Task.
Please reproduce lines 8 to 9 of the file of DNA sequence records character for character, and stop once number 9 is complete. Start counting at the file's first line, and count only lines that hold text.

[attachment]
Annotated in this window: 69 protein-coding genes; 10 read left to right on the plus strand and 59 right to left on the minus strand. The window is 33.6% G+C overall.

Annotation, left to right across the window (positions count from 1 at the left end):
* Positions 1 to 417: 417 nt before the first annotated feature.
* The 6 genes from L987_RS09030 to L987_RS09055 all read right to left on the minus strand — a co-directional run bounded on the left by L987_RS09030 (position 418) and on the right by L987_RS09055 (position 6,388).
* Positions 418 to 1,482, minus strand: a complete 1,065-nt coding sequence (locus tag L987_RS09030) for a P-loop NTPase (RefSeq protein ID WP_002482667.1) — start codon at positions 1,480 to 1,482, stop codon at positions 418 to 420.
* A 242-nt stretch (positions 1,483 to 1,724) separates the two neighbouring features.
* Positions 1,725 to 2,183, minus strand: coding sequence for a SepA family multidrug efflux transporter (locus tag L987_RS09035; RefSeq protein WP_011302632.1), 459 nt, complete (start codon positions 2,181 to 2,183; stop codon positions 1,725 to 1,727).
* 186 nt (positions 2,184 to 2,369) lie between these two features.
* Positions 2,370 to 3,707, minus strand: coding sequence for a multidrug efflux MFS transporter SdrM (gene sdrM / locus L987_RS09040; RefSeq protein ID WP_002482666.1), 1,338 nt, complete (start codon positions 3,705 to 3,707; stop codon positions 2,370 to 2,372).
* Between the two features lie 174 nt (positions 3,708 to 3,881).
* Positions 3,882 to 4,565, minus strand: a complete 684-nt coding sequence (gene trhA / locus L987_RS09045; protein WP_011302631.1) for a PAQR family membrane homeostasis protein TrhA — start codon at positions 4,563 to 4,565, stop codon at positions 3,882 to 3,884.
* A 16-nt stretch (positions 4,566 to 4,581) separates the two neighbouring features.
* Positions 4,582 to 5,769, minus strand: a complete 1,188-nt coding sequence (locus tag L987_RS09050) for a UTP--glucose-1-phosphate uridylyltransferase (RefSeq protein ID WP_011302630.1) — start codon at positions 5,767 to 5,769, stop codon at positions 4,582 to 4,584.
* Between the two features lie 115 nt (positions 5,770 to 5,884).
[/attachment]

* 186 nt (positions 2,184 to 2,369) lie between these two features.
* Positions 2,370 to 3,707, minus strand: coding sequence for a multidrug efflux MFS transporter SdrM (gene sdrM / locus L987_RS09040; RefSeq protein ID WP_002482666.1), 1,338 nt, complete (start codon positions 3,705 to 3,707; stop codon positions 2,370 to 2,372).